Once admitted to a facility, an assessment will be completed regarding the person's need for detoxification. The length of time in a detoxification unit varies depending on the substance he/she is using, the amount of use, the time since his/her last use, and his/her overall health. Once detoxification is complete he/she will receive clinical support services. The individual learns more about addiction, sobriety, and how to prevent relapse. Counselors and case managers will work with individuals to help them recognize the consequences of their addiction and hopefully motivate them to accept aftercare plans to continue their treatment.
The goal of the program is to have every client remain in treatment for as long as necessary. The level of care and length of stay is determined by an individual’s treatment needs and the person’s progress in each level.
Will the Section 35 commitment make the individual stop using?
Recovery is a process and detoxification is a start. It is important to understand that addiction is defined as a chronic, relapsing brain disease that is characterized by compulsive drug seeking and use, despite harmful consequences. For some individuals a civil commitment to treatment begins their recovery. Others do not see a need or have a willingness to address their alcohol or substance use disorders. The programs will work to provide education on substance use disorders, relapse prevention and aftercare resources. Hopefully this will motivate the individual to want to take the next step in recovery.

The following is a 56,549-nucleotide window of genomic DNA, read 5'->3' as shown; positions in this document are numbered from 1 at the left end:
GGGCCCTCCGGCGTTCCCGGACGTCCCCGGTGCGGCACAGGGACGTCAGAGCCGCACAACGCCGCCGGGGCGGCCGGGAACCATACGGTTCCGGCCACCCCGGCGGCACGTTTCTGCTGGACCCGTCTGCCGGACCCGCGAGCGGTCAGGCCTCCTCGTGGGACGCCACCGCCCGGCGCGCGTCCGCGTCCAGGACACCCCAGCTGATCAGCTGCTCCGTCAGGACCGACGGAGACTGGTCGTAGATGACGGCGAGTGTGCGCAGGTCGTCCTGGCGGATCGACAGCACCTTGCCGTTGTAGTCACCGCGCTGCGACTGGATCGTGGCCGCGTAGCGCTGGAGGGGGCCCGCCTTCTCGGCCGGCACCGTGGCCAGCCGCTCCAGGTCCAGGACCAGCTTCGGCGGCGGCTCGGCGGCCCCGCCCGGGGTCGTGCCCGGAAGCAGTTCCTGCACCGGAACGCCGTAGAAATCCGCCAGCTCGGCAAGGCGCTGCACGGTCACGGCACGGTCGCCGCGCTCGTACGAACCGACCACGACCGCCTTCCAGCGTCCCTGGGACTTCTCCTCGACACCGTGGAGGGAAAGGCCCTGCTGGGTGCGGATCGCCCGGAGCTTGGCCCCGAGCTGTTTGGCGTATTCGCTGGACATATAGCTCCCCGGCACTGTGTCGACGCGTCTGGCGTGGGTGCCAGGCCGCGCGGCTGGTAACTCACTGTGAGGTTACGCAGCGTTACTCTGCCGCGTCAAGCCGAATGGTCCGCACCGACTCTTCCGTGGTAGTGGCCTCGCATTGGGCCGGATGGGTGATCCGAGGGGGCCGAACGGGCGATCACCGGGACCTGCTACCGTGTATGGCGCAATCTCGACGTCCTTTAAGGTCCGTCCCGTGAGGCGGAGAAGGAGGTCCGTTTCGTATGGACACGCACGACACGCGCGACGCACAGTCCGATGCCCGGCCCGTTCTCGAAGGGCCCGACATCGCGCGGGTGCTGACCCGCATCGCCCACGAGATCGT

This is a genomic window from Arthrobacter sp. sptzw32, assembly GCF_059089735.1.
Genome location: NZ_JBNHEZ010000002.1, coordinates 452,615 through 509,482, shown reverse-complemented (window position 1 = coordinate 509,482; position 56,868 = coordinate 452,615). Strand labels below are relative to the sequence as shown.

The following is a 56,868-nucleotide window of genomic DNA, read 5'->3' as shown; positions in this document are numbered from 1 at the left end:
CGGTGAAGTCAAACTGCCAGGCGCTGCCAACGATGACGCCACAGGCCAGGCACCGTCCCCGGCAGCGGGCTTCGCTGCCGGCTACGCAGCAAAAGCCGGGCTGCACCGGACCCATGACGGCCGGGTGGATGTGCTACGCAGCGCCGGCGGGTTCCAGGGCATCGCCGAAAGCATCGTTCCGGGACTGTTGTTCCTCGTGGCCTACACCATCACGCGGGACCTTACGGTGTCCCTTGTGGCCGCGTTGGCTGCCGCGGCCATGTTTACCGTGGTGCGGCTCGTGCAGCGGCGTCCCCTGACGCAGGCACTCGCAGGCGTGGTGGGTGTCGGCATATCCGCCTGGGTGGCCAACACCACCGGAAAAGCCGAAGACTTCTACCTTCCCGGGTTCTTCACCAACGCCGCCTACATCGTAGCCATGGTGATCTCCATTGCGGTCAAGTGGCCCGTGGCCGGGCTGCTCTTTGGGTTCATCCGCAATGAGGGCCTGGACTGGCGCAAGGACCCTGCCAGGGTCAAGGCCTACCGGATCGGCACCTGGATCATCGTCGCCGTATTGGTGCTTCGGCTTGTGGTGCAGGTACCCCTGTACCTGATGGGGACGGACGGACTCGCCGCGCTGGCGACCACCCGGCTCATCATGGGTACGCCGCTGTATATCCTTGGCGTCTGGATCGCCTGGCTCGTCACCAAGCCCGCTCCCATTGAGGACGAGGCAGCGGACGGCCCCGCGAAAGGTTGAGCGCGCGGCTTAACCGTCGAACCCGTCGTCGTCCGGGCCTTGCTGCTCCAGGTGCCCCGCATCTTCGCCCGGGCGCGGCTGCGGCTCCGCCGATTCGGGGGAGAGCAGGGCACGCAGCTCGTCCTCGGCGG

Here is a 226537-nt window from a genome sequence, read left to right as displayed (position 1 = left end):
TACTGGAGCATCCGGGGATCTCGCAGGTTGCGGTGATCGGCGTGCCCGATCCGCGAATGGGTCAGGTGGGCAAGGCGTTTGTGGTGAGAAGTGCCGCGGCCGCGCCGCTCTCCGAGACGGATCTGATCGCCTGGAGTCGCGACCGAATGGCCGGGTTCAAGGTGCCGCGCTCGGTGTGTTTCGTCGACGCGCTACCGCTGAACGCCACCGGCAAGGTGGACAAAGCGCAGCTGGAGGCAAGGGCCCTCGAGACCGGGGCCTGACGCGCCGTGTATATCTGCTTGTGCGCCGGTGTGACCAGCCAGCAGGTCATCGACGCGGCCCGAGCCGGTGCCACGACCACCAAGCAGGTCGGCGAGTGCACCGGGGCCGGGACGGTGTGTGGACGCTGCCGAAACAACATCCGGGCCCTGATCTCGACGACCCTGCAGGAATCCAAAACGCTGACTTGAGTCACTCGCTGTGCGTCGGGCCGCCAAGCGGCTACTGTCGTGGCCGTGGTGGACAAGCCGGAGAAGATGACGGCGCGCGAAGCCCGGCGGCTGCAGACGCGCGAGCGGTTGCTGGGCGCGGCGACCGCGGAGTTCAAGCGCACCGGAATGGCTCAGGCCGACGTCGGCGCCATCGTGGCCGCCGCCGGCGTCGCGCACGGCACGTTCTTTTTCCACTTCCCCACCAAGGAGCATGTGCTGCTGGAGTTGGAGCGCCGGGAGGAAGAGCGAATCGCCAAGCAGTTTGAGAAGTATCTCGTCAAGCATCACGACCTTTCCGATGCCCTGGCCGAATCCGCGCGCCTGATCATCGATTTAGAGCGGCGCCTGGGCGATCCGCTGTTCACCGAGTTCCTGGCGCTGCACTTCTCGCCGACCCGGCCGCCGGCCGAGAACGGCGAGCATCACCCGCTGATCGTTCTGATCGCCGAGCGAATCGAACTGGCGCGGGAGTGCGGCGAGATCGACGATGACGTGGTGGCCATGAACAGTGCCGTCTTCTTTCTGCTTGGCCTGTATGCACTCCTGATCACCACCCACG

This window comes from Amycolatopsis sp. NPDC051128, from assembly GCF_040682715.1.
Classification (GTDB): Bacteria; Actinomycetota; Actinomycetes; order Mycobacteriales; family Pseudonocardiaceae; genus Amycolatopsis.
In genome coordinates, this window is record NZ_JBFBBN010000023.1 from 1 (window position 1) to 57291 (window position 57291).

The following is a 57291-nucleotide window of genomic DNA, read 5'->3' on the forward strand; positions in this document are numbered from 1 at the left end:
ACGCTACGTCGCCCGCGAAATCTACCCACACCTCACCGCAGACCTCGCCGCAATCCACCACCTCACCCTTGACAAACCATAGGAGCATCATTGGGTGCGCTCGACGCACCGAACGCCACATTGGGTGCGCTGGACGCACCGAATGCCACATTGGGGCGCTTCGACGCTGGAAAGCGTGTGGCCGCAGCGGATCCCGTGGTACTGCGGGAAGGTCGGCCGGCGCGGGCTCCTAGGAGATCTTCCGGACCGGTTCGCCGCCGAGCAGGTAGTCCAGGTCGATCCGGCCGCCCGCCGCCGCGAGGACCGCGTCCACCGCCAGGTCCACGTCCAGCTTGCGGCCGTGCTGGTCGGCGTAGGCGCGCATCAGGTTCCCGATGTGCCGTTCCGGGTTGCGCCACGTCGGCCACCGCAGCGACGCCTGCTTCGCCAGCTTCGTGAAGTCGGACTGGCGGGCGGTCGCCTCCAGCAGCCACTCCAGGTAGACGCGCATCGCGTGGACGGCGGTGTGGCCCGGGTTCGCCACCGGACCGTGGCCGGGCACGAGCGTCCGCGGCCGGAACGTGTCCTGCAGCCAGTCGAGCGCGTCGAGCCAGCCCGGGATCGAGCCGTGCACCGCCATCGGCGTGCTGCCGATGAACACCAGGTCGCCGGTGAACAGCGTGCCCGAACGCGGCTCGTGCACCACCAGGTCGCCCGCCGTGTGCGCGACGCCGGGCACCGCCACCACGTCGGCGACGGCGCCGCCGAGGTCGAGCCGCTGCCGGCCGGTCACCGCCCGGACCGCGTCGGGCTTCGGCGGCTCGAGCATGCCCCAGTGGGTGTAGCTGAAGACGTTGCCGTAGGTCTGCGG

Is a Section 35 a good first treatment option?
No. Involuntary commitment should be the last option for treatment. If an individual is willing to enter treatment voluntarily there are a number of private and public programs that are available that can provide treatment. If an individual feels they are part of making the decision to enter treatment they often will be more receptive to it. Outcomes are often better if an individual is motivated and willing to engage in treatment, in the least restrictive environment. Many times just the threat of being committed will influence an individual to enter treatment voluntarily.
What are some other options?
There are many programs that can help family or friends learn more about addiction, the process of recovery and how to best intervene. It is helpful for families, friends, and significant others, to learn about addiction and to understand the process of recovery. Many of the individuals that are committed return to their family, to continue their treatment. Awareness of one’s role in supporting recovery will increase the chance of a successful outcome.